Deconstructing Wind Speed Narratives
Forecasts of high winds normally draw these narratives: shorter passing and more running. A 2012 study by Brian Burke shows an average drop in AY/A (quarterback efficiency metric that tracks yards per attempt while accounting for touchdowns and interceptions thrown) as wind speed climbs. To break down the link between wind speed and QB output, the study was expanded. All QBs with at least two seasons from 2001 to 2016 were added. Game stats scraped from Pro-Football Reference were used to include pass attempts, fantasy points, and run:pass ratio.
The narratives seem to hold merit based on the plots. Attempts, AY/A, and fantasy points scored trend down while run:pass ratio trend up. At extreme conditions, AY/A is down 9.56%, attempts are down 12.23%, and run:pass ratio is up 13.31%. From this view, owners would be advised to stay away from teams playing in these conditions.
However, the trend lines imply low correlation (average R-squared value is .06). Additionally, the decline is shallow (slopes of -0.09, -0.04, -0.13, and 0.008, respectively). Plus, previous articles reference games showing this behavior can’t be universally applied.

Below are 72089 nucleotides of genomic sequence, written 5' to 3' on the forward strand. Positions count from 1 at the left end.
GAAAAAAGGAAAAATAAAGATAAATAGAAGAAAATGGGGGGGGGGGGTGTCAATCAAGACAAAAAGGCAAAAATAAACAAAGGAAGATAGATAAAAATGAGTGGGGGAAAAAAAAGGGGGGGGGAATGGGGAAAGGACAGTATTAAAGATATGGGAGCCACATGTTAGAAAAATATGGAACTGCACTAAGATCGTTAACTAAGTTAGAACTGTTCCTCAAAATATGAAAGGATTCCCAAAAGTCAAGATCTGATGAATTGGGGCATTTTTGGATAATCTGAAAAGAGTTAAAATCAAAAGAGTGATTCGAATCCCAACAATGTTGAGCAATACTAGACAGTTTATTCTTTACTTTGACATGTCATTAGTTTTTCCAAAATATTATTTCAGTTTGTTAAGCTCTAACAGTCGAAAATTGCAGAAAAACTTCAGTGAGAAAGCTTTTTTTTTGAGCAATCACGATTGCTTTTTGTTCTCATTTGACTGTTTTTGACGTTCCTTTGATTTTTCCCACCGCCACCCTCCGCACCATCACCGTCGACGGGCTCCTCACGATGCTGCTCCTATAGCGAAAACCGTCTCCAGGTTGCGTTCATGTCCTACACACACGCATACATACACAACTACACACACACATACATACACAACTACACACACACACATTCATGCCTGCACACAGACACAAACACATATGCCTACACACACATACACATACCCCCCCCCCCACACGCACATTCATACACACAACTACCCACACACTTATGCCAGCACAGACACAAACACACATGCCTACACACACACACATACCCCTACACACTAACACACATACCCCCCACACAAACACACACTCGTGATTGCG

Colder temperatures also produce similar narratives with fewer pass attempts and more rushing. The same data set was compared to temperature with the results shown below.
Using a macro lens, casual owners would draw similar conclusions from the data. Cold weather definitely slows the passing game. The plot clearly shows a declining average number of pass attempts as it gets colder. But again, this data carries a low correlation (0.001) and only a soft incline (0.019).
The trend lines, albeit simple linear fits, point to the weather having an effect. However, the low significance values are a sign that more detail must be applied to the data. Any useful trends that exist beneath the surface require a closer look at each QB. The next section gives a preview of what’s to come.
Beneath the Surface
Detailed analysis was limited to QBs with starts in 2017. Wind speed brackets contextualize the conditions from baseline (0-4 mph) to extreme (15-19 mph). Stats within each bracket were averaged as a reference point. Furthermore, a range of outcomes was made from the associated error.